What’s happening?

https://www.pexels.com/@anete-lusina

I joined the Summer School quarterly get together yesterday afternoon. I came to it bothered. Was it a leftover from what I was doing in the morning or was it just how I was feeling? I had listened to Timothy Gianotti share with us an Islamic perspective on prayer and engaged in the Bibliodrama on the Rumi story of Moses and the Shepherd. It was somewhere towards the end of the Bibliodrama that my computer froze. I do so much zoom that I am used to this occurrence so much so that I just wait. It did was it does, shut itself down. The difference this time is didn’t wake back up.

I kept pressing that button but nothing happened. “I can’t believe this! First, the washing machine goes and now my Chrome notebook!” I did manage to rejoin the others via my phone. But I was distracted there are too many things not working.

I couldn’t leave it I had to go back again and again press the same button and get the same result. My inner voice told me to leave it, go for a walk. Eventually, I did.

I woke up early this morning and I was so nervous. Nervous about what? The washing machine is due to today. ‘My nerves’ go through every scenario,

Will they turn up?

Will they be happy to lift it up the stairs?

Will they install?

Will they take the old one away?

Will it fit through the door?

Will it work?

I observe this and ask myself, “How come my body reacts to what is a part of life, machines fail and need to be replaced?”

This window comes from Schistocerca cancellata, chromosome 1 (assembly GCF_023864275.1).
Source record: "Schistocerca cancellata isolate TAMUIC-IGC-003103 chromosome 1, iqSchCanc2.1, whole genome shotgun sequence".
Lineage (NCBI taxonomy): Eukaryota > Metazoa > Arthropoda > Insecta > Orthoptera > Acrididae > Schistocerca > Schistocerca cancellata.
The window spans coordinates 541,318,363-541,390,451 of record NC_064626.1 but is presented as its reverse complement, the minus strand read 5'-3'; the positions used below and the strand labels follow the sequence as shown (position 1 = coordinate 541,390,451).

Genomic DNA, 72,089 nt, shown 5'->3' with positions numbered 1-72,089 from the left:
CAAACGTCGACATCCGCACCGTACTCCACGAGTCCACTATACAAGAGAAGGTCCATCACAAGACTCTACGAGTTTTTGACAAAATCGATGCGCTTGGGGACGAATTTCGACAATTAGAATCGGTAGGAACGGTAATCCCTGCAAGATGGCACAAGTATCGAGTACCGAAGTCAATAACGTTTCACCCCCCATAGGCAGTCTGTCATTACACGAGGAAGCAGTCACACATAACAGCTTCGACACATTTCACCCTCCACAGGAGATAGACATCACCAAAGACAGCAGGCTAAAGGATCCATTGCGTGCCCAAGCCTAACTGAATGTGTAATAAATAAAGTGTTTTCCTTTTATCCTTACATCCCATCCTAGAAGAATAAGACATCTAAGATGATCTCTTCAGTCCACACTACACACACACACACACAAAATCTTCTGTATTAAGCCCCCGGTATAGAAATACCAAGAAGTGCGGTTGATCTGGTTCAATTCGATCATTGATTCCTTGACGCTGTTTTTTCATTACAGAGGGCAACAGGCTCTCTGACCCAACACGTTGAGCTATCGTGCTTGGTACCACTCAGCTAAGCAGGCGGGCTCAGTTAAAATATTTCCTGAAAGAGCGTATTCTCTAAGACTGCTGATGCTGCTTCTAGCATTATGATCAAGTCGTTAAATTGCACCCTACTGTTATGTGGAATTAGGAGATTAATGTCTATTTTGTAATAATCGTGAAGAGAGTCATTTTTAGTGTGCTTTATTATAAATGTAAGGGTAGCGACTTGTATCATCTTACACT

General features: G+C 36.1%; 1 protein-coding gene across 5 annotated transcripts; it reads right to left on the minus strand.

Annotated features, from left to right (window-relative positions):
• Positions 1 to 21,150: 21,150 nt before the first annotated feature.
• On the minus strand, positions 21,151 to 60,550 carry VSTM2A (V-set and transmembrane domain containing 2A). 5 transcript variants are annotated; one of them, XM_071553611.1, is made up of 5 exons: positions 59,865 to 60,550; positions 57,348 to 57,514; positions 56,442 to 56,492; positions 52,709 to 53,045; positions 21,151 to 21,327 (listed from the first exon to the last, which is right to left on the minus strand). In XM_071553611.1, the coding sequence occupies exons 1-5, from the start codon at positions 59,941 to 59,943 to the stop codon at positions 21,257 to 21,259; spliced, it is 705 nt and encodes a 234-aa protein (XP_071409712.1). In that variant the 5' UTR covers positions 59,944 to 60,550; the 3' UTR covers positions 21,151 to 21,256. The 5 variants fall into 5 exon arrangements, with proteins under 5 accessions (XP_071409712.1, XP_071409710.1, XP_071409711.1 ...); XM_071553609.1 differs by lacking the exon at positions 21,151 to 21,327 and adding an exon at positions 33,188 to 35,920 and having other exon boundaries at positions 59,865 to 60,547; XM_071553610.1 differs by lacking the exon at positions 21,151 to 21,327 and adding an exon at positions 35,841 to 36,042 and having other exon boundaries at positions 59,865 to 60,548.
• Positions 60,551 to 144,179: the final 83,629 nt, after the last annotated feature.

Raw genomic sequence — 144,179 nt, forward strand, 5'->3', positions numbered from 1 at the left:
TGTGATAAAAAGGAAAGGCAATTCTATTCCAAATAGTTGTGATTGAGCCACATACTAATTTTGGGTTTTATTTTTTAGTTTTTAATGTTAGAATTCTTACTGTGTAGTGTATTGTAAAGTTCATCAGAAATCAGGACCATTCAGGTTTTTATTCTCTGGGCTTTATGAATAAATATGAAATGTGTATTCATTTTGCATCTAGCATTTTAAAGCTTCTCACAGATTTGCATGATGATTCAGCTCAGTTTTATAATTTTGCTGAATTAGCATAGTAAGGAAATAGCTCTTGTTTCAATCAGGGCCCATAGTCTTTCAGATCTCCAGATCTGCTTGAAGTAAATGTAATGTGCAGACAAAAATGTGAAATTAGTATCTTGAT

It seems something in me seems loss without these things. Whatever that something is it has grown so dependant on these things that it is almost like breaking an addiction.

There is death in there somewhere causing me to wonder whether somehow my brain’s wiring got plugged into the wrong hole causing it to get more upset about the lost of a machine than a person.

I talk to myself, “ This is crazy but I have to let the body do what it is doing, how can I stop it anyway?”

Is it childhood fears of abandonment , being alone having no one to draw on. The failure of the machines somehow connects me to my aloneness as a child.

I step through it as I have learned to do over the years. A level of normality surfaces. There is stuff to do so I better get to it.

The phone rings at 11 15 am. They will be here in ‘15’ with the new machine. I have never met these people and here they are coming into my private space, that somehow makes me nervous too. They come and they are two ordinary blokes who do their job and leave me with a new machine. I ask, “Well who did I think was coming? Norman Bates?”

The mind is now having its turn and it is exercising its fears of the past, of unknown people who may kill you. Dramatic I know but real in some places of the world.

I haven’t a clue what all this is about but I am glad I found a place where others who understand this stuff help break down the aloneness of it.

g

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Gordie Jackson

Gordie Jackson

Speaks with a Northern Irish accent, lives in Hertfordshire, England.